This post you wrote indeed made sense and was about another issue entirely, one important about conflating all asexuals as not wanting sex when actually asexuality is extremely varied and we don’t know whether aces do or don’t want sex if all we know about them is that their orientation could be defined with the word “asexual”. Asexual, in this way, is like the word queer in how “broad/vague” it can be. As Sennkestra said in a comment here, people “can have wildly different and even contradictory experiences yet still find shared labels like ‘queer’ useful.” I agree with the statement you made that asexuality is inherently queer, in general, although I think it’s mainly because all experiences of it deviate from expectations and averages of what heterosexual experiences are like. But yes, there’s a clear analogy to draw with the term queer and the term ace in terms of both being such umbrella terms leaving room for people with really varied experiences under the same one label. So I’m… seeing the point you were making with the title of this post. 🙂

When you wrote about the

important difference between “I came to identify as asexual because I don’t want to have sex and asexual people don’t have sex” and “I came to identify as asexual because I don’t want to have sex and that’s a part of the asexual experience.”

I only really understood the difference you were talking about (which I agree is an important difference!) after reading your further explanation. Somehow the statements on their own seemed too similar to me. Or rather, the idea of “that’s a part of the asexual experience” as a statement didn’t seem to be clear enough that it’s only some and not all asexual people who don’t have sex, meanwhile “and asexual people don’t have sex” doesn’t even seem necessarily to be a generalization about the entire definition of asexuality for everyone. I mean… I feel like there is at least one charitable way to read that as meaning closer to “there are enough asexual people who don’t have sex that…” instead of a blanket “exclusive” statement..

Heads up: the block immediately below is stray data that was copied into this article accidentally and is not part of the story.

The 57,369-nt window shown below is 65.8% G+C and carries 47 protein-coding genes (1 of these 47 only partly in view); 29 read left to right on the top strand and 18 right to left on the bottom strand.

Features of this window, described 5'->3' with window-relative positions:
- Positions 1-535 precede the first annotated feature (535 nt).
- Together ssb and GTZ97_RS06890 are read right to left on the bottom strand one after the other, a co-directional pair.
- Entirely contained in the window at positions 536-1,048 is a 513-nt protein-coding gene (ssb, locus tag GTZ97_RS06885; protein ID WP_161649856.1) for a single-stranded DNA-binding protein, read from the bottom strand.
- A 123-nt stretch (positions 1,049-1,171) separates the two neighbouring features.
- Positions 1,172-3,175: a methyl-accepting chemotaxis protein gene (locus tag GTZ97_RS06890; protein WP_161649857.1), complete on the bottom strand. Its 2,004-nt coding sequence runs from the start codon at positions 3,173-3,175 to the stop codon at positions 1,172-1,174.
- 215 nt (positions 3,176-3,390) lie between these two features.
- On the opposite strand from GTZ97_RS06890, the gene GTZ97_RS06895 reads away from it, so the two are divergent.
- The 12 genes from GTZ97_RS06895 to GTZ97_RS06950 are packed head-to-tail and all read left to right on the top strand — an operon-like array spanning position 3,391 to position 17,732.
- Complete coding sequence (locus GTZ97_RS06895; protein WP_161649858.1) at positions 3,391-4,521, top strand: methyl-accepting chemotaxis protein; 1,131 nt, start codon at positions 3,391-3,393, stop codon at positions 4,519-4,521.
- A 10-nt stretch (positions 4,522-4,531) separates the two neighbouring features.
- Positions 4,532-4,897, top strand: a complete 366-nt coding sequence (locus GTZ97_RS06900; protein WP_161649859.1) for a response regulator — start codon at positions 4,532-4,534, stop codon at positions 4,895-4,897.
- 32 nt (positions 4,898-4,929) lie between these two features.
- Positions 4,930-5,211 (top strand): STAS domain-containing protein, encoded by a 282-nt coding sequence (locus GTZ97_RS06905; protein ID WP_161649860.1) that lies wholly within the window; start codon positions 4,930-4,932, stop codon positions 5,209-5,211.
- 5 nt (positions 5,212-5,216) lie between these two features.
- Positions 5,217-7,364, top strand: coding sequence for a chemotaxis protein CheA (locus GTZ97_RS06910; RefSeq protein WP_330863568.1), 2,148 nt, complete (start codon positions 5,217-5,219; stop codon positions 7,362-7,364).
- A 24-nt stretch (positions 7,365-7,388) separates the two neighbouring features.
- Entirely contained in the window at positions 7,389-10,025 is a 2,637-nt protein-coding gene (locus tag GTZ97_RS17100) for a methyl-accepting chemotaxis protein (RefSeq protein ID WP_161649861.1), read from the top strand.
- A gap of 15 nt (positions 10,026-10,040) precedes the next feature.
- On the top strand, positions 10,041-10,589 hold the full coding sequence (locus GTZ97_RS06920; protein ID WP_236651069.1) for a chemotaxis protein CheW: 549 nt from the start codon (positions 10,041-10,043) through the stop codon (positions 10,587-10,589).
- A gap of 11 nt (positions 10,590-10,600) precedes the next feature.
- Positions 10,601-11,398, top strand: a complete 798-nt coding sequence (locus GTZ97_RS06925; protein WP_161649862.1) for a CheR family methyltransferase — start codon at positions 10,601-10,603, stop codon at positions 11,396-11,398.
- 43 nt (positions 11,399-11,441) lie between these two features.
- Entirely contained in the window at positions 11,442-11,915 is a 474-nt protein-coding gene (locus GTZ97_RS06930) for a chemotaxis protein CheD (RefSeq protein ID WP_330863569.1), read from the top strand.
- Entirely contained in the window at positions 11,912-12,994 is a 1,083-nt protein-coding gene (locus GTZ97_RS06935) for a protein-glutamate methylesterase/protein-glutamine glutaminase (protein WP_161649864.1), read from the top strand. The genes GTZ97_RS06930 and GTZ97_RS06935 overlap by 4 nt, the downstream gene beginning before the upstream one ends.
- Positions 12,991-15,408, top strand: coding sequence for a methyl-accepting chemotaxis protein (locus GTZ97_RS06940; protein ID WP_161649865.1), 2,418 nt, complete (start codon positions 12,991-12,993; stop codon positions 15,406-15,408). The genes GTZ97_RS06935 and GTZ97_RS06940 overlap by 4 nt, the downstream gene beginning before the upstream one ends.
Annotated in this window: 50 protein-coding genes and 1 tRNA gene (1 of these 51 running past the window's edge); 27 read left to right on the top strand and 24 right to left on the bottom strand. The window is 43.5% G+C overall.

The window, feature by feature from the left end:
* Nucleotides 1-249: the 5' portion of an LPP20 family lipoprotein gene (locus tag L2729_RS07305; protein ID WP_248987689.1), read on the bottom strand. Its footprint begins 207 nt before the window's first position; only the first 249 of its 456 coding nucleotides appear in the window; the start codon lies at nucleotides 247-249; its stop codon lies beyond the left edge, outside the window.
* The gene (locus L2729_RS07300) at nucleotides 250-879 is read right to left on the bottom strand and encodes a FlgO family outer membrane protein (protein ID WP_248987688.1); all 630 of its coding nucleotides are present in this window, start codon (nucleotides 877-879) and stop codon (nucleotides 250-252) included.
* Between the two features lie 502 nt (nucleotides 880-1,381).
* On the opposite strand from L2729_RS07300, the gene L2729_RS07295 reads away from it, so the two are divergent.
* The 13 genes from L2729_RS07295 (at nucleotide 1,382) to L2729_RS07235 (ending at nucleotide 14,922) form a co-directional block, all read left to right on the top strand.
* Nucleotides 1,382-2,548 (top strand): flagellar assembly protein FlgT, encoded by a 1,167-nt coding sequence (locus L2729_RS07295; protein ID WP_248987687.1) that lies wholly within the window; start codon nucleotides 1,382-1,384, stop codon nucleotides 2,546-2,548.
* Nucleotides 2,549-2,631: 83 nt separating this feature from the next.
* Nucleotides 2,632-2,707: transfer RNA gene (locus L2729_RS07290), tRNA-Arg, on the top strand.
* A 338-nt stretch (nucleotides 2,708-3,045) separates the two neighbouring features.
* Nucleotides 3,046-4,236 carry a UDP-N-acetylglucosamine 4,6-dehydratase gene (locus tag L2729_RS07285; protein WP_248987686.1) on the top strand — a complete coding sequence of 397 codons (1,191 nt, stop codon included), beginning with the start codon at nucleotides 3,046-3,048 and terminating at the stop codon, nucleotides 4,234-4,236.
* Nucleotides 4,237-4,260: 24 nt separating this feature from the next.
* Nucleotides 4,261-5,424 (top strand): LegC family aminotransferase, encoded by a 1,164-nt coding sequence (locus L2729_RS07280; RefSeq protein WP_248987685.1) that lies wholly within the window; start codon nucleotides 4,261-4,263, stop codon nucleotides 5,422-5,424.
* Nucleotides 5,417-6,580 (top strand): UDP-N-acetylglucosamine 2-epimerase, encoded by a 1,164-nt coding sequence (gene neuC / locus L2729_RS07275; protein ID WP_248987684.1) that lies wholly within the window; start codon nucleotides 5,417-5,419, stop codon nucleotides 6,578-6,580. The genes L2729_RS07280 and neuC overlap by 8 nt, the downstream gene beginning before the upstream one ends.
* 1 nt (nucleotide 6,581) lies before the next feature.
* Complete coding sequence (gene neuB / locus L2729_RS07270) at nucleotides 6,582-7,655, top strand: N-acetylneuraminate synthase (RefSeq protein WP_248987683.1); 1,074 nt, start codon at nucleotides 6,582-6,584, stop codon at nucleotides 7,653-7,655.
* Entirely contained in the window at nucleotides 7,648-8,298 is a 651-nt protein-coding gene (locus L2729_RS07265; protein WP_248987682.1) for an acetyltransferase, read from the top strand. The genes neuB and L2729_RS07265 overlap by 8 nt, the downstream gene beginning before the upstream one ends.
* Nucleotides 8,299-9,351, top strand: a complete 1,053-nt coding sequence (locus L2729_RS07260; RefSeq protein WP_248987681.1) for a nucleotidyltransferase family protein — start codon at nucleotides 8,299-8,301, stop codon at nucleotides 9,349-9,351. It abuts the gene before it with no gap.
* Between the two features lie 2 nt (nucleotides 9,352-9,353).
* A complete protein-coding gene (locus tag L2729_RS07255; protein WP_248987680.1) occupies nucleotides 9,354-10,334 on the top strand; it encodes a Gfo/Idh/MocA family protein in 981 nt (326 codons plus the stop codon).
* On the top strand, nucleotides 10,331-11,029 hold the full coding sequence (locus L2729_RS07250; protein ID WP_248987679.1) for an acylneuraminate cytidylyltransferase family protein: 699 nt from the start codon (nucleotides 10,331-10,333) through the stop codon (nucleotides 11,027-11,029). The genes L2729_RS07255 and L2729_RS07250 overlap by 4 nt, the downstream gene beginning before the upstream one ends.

So Idk. I guess my point is it’s a really complicated subject and I wanted to tell you I am glad you chose to write about it.

So, as is now being discussed on queenie’s post about asexuality as a hard limit, I did that for years. I treated asexuality as my “good enough” excuse to not want to have sex, forever. I would be like Voodoo in Sirens where asexuality is entirely conflated with not having sex, repeatedly. As an example, see my LGBTQ+ Characters fanvideo collaboration at the 1 min 10 sec mark:
https://youtu.be/_DhYlTlB7yk?t=1m10s
Where I saw what voiceover my vidder friend chose and realized how my friend was endorsing the “I just don’t want sex” message the show gave for what asexuality inherently is, definitely without making it clear that some asexuals are sex-favorable, gray, demi, or otherwise might want sex.

But back in September of 2017, one year ago, i edited my own video using scenes of characters in tv shows I watch which I decided to title a “Tribute to Embracing My Asexuality & Sex-Aversion”:

My first impulse was merely to say it was a tribute to embracing my asexuality – period, full stop. But at this point I’ve been surrounded by the sentiment, the pushback, that asexuality isn’t just “not wanting sex”.

Queenie set up her post with:

In the past few months, I’ve seen a lot of posts in ace communities stating that “asexuality has nothing to do with whether you want or like sex.”

And when I was posting my video I’d also seen plenty of those sentiments, probably already pushed back on Twitter against the sentiment that it has nothing to do with it saying that’s going a little too far even if i get what they’re trying to say.

So no, I didn’t take asexuality out of the title of my vid. My vid showed a tangled journey of figuring out sex wasn’t for me and that asexuality was the orientation that I needed to accept about myself. But I added “sex-aversion” to it. I started identifying as “I’m a sex-averse asexual” in places where i want to make it clear that, in a way that is l tied to my orientation and is a big part of my permanent identity now, i will never be having sex – such as on my online dating profiles! I’m trying to do this so that even if people know some aces do have sex they will see as early on as possible that I’m not one of that category of aces. I’m also hoping it helps sex-favorable aces too by sorta decoupling not wanting sex from being associated with just asexuality, instead linking it to the full phrase “sex-averse asexual” and specifically to sex-aversion.

I think this is a very complicated subject and i was afraid of offending people so I think I delayed posting this comment for months for that reason too. But now that it’s become over a thousand words, I’m posting the comment as a post on my own blog instead of as a comment.

So yeah. Please comment below if anyone reading this has any further thoughts.

An Asexual Virginity (or Lack Thereof?)